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I request that [continue] choices in dialogues (i.e. when there are no 1, 2, 3 choices) be hotkeyed by pressing 1 rather than enter, or some other key closer to the horizontal numericals. Using 1-2-3-4 etc in dialogue feels like smooth sailing. But then all of a sudden there's that [continue]-dialogue and you must either move your mouse and click the button, or move your hand all the way across the keyboard to press enter.
Now that you released the first video of the game, it's obviously to everyone's joy that the lighting effects are so brilliant. Since that wisp like character moved around and showed off the lighting it really got me thinking : How cool would it be to create caves or certain areas where there is literally no static lighting effects and it requires certain members to equip torches or use light spells? That would be so much fun if you can do something like that!
In most CRPGs, the weapons are too fantastic and don't have any real life counterpart, or they are very common types of weapons and mostly derived from Medieval - Renaissance European weapons. In this thread I would recommend posting some suggestions regarding exotic weapons from real life which can be included in the game. My first suggestion would be the "Yatagan" sword. It is a short sabre which was extensively used in the Ottoman Empire territory between 16th - 19th centuries. It was the trademark sword of Jannissaries. The originality of this sword comes from the fact that it is curved towards the front and has no hand guards at the hilt. It was ideal for carrying as a side arm next to the musket, due to its small size and strong slashing momentum because of having its center of weight towards the tip. Some Yatagans: The yatagan was worn on the waist inside the sash, slightly similar how the samurai used to wear the wakizashi. (On this photo M. Kemal Ataturk posing as a Janissary) While scimitars and sabres have found much place in the games, they are usually depicted as having rather broad blades. I believe this may be a slight exageration while the real turkish "Kilic" (sword in Turkish) is like this: Indonesia and the region surrounding have very peculiar looking weapons indeed. They definitely look as if they are from a fantasy role playing game. For instance the "Kris", a type of dagger, which is distinguished by its wavy pattern. Kris can be worn in different ways: Another very original weapon from Indonesia is the "Kujang" which is a sickle shaped short weapon. The "Kampilan" sword from the Phillipines also looks as if it was created in a fantasy setting, but it is real. It is around 100 cm long and is mainly used with two hands. I am sure the developers are going to do a fantastic game, but it would still be cool to see some of these suggestions included in the game Let's keep posting your suggestions!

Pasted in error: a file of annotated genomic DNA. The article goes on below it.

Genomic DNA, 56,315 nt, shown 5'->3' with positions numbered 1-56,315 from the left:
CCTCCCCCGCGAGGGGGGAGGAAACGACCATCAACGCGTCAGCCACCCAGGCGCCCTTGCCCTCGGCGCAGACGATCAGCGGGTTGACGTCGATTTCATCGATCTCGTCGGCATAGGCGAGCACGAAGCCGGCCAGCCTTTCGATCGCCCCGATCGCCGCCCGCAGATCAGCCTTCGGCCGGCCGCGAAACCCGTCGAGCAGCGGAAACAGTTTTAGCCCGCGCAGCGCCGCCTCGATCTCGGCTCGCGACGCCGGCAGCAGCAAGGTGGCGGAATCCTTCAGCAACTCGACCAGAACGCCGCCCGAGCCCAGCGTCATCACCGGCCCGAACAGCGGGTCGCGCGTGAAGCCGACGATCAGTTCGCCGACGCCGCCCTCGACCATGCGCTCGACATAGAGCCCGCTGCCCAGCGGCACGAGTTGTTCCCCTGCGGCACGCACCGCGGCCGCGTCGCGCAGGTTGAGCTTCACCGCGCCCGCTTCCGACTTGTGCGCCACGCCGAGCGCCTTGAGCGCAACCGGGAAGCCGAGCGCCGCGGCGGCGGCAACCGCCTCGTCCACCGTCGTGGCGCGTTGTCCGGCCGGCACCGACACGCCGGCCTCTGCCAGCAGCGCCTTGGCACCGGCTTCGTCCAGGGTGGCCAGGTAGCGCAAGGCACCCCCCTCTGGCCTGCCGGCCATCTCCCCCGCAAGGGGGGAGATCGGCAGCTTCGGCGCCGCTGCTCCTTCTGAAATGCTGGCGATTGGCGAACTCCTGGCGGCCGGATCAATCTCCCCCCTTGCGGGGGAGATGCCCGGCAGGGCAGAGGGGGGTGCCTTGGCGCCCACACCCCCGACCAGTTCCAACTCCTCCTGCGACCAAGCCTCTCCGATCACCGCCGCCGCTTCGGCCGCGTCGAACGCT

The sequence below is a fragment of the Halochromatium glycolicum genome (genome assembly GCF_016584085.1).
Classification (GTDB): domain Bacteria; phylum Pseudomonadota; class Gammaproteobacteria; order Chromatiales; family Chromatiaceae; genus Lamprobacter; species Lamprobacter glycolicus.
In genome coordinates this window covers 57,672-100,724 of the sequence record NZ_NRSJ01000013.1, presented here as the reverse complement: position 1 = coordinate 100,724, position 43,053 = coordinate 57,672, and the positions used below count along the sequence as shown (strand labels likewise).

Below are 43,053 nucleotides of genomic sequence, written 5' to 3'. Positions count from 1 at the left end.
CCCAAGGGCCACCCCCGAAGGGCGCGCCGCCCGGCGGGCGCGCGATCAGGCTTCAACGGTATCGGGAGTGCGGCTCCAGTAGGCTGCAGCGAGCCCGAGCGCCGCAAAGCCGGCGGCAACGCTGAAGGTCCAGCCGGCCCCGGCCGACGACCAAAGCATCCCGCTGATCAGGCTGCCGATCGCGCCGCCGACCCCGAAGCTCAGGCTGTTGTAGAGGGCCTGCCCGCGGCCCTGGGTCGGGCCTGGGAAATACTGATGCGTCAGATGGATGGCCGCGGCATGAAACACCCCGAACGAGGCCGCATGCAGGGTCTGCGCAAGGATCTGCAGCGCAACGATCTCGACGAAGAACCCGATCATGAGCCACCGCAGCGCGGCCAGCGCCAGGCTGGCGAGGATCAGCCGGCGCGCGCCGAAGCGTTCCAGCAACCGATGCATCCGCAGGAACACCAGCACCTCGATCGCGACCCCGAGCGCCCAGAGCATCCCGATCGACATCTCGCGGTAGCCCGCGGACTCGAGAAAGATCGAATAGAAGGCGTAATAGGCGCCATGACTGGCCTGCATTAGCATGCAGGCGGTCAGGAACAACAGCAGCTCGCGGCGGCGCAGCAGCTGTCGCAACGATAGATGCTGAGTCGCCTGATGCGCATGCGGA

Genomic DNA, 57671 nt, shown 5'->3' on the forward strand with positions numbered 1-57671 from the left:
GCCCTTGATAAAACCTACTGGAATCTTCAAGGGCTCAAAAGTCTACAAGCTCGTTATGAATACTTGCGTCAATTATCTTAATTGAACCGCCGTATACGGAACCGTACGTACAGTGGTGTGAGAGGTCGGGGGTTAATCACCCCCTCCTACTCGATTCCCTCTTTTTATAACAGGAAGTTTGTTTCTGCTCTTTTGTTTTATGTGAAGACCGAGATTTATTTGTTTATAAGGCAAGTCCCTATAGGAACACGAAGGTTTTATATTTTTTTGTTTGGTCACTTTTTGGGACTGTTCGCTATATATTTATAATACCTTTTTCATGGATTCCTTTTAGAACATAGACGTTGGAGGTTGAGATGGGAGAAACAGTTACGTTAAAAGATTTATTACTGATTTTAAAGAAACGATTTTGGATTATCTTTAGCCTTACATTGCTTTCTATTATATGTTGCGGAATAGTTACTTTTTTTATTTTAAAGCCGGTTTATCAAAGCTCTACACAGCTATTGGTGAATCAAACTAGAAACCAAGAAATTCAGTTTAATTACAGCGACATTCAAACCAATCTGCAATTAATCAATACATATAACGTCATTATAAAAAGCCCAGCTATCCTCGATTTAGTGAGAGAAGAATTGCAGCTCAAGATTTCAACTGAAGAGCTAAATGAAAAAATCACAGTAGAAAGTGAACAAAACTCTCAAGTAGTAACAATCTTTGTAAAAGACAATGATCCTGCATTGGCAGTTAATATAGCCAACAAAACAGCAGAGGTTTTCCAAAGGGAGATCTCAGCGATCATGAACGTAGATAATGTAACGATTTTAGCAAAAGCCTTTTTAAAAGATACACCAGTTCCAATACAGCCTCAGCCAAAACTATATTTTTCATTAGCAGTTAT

Deflare posted a topic in Pillars of Eternity: General Discussion (NO SPOILERS)In Update #5, the devs have informed us that the major powers of the setting are largely possessed of late medieval/early Renaissance technology, including early firearms. Please, please, please, please do my history-major self a favor and include cannons in that. A brief history: Gunpowder's first use after its invention in China was in fireworks, because why not. Someone got the bright idea to point fireworks at enemy soldiers, which, while frightening, isn't terribly good at maiming or killing. Then, someone got the idea of strapping a gunpowder bomb to a castle wall or door, and that was effective, though rather dangerous. So the first reliable, safe use of gunpowder in warfare was the cannon. The larger barrels of cannons allowed them to handle greater stresses than something that could be carried by a person, which make their manufacture somewhat easier. They also fulfilled a valuable niche: Blasting down increasingly large and rugged castle walls. For this reason, cannons were being used in European warfare as eary as the 13th century--a good two or three centuries before handguns became prolific. Their rate of fire was slower than other siege weapons, but against a wall, who cares? They hit a lot harder, and were scary to boot. Translating this to a fantasy world, the logic holds. The physics are (probably) the same, so cannons are still easier to make. They're still good at smashing down stone walls (even if those stone walls are magically reinforced, given the precedent of firearms being able to puncture such barriers). A lucky shot means they could likely pulverize a lot of large monsters, especially slow ones or ones made from stone. There are logistical difficulties in transporting cannons, of course, and they require more specialized resources than, say, trebuchets, but a wealthy kingdom will very likely find them worthwhile. Obviously, cannons don't need to feature in your average dungeon crawl. I'm just thinking that if we see a siege at some point, or read an account of one happening now or in the recent past, they should be a thing that exists. It's starting to bug me how many high-medieval settings don't have any sign of them, y'know? Thanks, and I'm looking forward to the game. )